Using wireless-enabled Personal Digital Assistants (PDA) to access information and create communication patterns: constructing and transforming knowledge in a Year Seven classroom
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Personal Digital Assistants (PDAs) are mobile wireless communication and organisational devices. PDAs are increasingly being used broadly in Medicine, Nursing, Business and, in a limited fashion, Education (Chan, Chu, Cheng, & Chen, 2004, p. 3). This chapter presents an overview of the intended Doctoral research to be conducted in a Year 7 classroom where each student and teacher will use a wireless, network enabled, PDA. From a review of the literature related to international research and initiatives exploring learning and mobile technological devices, now commonly referred to as mLearning, a theoretical model will be proposed to guide the study. That model conceptualises the investigation of the transformational potential which the PDAs might have on the communication patterns of students. The model also provides a framework for investigating the ways in which students and teachers in the middle years of schooling access information and use communication patterns to construct and transform knowledge. Teacher pedagogy, peer relationships, group dynamics and the development of learning objects for PDAs will be analysed. The chapter will outline the methodology proposed to be used in the research. A qualitative, interpretive paradigm, mirroring the fluid and dynamic nature of education will be employed (Creswell, 1998). As the research will guide change at the school, the research project involves significant action research and critical theory. As an indication of the future direction for this study now in its early stages, the chapter concludes with a proposal for a pilot study of student use of mobile, wireless technologies in the middle years.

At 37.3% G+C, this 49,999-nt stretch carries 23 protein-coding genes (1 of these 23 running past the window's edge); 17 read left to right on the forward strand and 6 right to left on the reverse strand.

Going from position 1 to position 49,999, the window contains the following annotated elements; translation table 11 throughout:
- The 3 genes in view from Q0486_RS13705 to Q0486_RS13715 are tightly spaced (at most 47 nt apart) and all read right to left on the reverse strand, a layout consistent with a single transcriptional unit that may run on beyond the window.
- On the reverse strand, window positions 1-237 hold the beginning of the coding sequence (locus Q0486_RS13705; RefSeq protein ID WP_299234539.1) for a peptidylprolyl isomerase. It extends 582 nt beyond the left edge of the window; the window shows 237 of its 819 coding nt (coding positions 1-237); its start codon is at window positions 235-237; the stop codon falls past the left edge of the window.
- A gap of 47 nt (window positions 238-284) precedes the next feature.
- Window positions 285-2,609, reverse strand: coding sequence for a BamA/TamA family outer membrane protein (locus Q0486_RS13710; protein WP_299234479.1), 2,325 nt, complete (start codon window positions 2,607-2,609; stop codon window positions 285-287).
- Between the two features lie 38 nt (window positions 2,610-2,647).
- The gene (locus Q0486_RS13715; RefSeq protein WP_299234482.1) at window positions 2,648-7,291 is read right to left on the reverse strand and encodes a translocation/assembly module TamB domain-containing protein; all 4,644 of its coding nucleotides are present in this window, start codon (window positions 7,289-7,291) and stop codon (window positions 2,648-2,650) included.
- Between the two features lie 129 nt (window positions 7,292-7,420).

Educational Research: Who Needs It?
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